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Wizards path to a play-in won’t be easy

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New York Knicks v Washington Wizards
When the NBA season resumes, the path to the playoffs for Bradley Beal and the Washington Wizards won’t be easy.
Photo by Ned Dishman/NBAE via Getty Images

The NBA is still working out all the details for the 22-team restart at the end of July. According to the plan approved by owners, teams will play the next eight games on the existing schedule that involve one of the other 22 teams.

The format is simple: if the 9th place team can get within four games of 8th, there’s a play-in series in which the 8th place team needs to win one game over 9th and the 9th place team needs to win twice.

While I would have preferred something more creative (maybe something like a World Cup group play format to set a 16-team playoff field), what the league is doing has some merit. Their plan at least nods at preserving relative strength of schedule differences while also creating some intrigue around a playoffs race. And, it might work that way in the West. In the East? Probably not.

The Wizards are 9th, 5.5 games behind the Orlando Magic. To get within four and force a play-in, Washington needs to make up two games in the standings. If the Magic win four of their eight games, the Wizards have to win six.

Looking at the relative strengths of the 22 teams selected for the restart, it’s a clear case of “one of these things is not like the other.” With a strength of schedule adjusted scoring margin of -4.86, the Wizards are a whopping 3.42 points per game worse than the second-worst Sacramento Kings. That’s bigger than the difference between the Wizards and the league-worst Golden State Warriors.

By a wide margin, the Wizards are the weakest team of the 22 invited to the NBA’s 2019-20 restart,
Kevin Broom

While the full schedule hasn’t been released yet, it’s still possible to make some reasonable guesses about who the Wizards and Magic will face when play resumes. The Wizards next eight are brutal: two each against the Milwaukee Bucks and Boston Celtics, and a single game each against the Oklahoma City Thunder, Philadelphia 76ers, Brooklyn Nets and Phoenix Suns.

Orlando’s slate looks a bit easier — two games against Brooklyn, and one each with the Indiana Pacers, Sacramento Kings, New Orleans Pelicans, Toronto Raptors, Los Angeles Lakers and Philadelphia 76ers.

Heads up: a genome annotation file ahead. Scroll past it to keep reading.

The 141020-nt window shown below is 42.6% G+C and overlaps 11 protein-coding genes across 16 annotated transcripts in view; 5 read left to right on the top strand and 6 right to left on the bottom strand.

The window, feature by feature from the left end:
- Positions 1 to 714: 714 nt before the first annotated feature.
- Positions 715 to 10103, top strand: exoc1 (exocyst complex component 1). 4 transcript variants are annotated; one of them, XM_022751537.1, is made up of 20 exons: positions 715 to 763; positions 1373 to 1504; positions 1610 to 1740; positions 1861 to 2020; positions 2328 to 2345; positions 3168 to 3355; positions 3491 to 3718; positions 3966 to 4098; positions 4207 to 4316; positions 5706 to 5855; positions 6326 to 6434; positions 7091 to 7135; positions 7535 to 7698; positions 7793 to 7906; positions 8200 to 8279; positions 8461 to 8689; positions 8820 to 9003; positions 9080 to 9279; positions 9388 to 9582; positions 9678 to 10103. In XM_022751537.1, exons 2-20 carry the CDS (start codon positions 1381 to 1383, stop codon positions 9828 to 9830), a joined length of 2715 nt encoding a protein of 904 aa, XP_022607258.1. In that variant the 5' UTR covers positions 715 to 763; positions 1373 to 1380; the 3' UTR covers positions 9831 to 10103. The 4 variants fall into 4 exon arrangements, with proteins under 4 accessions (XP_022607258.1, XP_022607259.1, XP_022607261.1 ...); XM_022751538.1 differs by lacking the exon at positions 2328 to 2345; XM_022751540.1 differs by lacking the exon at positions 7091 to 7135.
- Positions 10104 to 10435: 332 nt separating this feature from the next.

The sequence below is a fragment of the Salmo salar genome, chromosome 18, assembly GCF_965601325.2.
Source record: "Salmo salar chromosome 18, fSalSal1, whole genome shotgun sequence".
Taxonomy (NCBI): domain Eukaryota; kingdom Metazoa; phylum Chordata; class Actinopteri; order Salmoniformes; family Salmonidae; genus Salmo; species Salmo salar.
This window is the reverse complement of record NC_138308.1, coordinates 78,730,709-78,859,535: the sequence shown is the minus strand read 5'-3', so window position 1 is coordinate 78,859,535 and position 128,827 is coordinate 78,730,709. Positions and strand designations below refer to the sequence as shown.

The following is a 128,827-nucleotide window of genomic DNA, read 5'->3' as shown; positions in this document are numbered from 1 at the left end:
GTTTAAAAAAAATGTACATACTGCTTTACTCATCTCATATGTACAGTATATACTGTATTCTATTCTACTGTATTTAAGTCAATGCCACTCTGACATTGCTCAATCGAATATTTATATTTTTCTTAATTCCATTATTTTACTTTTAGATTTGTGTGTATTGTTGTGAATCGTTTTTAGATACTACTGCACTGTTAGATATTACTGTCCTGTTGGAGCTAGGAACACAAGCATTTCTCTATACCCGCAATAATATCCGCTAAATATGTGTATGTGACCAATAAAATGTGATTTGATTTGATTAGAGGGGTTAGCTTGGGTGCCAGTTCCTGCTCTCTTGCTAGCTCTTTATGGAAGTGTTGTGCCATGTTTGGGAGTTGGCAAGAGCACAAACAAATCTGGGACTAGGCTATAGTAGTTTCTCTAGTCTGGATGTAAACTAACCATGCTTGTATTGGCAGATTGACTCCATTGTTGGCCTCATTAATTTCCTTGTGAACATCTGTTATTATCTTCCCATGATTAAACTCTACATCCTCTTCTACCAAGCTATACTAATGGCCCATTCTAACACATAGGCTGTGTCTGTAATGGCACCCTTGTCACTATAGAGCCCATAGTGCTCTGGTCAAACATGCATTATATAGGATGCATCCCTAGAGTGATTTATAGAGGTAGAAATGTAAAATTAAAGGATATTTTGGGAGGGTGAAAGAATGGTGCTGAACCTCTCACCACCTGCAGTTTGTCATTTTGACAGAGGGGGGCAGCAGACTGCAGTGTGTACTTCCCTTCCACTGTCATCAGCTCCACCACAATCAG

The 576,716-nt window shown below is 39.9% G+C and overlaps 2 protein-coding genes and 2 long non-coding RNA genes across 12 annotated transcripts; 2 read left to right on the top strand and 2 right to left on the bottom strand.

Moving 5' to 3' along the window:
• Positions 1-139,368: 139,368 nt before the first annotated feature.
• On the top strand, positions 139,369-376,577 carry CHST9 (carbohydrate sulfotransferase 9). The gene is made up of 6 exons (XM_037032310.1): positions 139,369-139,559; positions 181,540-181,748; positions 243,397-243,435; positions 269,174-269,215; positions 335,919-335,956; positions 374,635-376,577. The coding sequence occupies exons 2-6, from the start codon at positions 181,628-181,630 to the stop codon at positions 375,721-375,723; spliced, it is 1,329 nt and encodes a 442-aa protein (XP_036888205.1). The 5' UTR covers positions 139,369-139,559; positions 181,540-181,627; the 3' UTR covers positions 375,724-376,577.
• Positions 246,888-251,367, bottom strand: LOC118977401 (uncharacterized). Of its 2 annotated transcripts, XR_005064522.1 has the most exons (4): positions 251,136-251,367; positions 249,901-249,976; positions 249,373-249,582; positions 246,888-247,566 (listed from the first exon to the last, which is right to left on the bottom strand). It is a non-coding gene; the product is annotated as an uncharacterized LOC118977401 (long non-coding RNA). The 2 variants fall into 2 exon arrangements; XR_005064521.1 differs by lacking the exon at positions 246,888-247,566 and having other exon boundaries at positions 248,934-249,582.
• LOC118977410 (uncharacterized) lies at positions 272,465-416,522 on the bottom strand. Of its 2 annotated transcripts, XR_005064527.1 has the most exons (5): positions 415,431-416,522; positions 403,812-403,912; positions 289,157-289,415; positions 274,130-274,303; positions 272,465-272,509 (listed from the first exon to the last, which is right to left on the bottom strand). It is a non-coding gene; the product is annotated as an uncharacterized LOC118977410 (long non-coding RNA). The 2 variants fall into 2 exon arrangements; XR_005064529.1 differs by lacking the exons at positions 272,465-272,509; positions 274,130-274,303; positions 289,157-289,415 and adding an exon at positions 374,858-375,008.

I haven’t analyzed the next eight for all 22 teams yet, but the Washington’s schedule is almost certainly going to be the most difficult. They can’t play themselves and the NBA’s other weaklings are home. The teams they’re likely to face when play resumes have a collective strength of +4.38 — on average, 9.24 points per game better than the Wizards have been. Yikes.

Orlando’s schedule is a lot easier — collectively, the Magic’s expected opponents are +1.75 per game. That’s about 2.60 points per game better than Orlando.

Looking game by game, the Wizards will be significant underdogs in all eight contests. Their best chances are against Brooklyn and Phoenix — I estimate the Wizards have a 38% chance of winning in each of those games.

Orlando looks to be coin-flip favorites in three of their games and coin-flip underdogs in two more.

This doesn’t mean the Wizards will go to the Disney bubble and get stomped eight times. I estimate they have only about a 9% chance of losing all their remaining games. More likely, they’ll win one or two — probably one against Phoenix or Brooklyn and another “upset.” Orlando is likely to win 3-4, however given their relative strength and their expected opponents.

Winning even three games would be an achievement for the Wizards, but even that probably won’t be enough to gain ground on the Magic. It’s possible, of course, that Washington could get hot and fluke their way into 4-5 wins while Orlando stumbles. What’s most likely, though is that the Wizards slim hopes are snuffed in the first few games and the rest will be for entertainment.